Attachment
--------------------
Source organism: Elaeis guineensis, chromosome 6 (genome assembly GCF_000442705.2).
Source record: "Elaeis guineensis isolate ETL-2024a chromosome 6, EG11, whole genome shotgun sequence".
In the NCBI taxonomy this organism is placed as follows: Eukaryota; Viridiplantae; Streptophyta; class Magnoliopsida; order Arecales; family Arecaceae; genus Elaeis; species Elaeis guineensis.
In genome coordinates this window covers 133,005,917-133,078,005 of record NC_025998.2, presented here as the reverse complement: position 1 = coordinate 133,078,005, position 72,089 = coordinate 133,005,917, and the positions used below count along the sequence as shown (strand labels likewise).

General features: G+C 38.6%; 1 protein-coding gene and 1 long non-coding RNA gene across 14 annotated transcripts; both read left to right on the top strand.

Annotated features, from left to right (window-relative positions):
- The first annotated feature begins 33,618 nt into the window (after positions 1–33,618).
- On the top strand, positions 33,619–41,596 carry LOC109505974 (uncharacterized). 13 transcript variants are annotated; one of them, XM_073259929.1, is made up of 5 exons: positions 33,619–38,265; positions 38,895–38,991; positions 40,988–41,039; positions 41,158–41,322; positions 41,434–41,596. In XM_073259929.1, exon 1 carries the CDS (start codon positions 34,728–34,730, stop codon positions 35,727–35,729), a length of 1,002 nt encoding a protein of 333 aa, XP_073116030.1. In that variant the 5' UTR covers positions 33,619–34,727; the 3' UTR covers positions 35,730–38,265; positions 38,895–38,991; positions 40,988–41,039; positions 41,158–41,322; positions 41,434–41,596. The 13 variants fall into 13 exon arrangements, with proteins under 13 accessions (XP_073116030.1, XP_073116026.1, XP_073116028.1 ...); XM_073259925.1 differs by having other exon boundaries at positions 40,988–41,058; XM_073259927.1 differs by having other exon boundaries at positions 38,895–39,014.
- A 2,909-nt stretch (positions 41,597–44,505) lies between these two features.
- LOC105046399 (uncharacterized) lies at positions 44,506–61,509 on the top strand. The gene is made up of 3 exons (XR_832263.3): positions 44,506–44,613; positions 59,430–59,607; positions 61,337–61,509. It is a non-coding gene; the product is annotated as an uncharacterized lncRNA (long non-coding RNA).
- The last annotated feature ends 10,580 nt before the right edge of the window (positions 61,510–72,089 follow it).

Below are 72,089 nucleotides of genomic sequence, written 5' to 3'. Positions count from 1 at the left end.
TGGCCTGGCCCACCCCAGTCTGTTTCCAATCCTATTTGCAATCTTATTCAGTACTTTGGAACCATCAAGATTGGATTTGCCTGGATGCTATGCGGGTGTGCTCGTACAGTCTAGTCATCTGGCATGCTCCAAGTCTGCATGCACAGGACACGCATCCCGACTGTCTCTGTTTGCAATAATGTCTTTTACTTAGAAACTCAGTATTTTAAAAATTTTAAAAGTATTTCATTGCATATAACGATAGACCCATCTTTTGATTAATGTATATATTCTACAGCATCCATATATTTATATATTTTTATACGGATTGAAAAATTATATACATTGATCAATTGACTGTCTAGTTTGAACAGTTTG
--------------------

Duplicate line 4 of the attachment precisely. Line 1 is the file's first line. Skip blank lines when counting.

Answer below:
In genome coordinates this window covers 133,005,917-133,078,005 of record NC_025998.2, presented here as the reverse complement: position 1 = coordinate 133,078,005, position 72,089 = coordinate 133,005,917, and the positions used below count along the sequence as shown (strand labels likewise).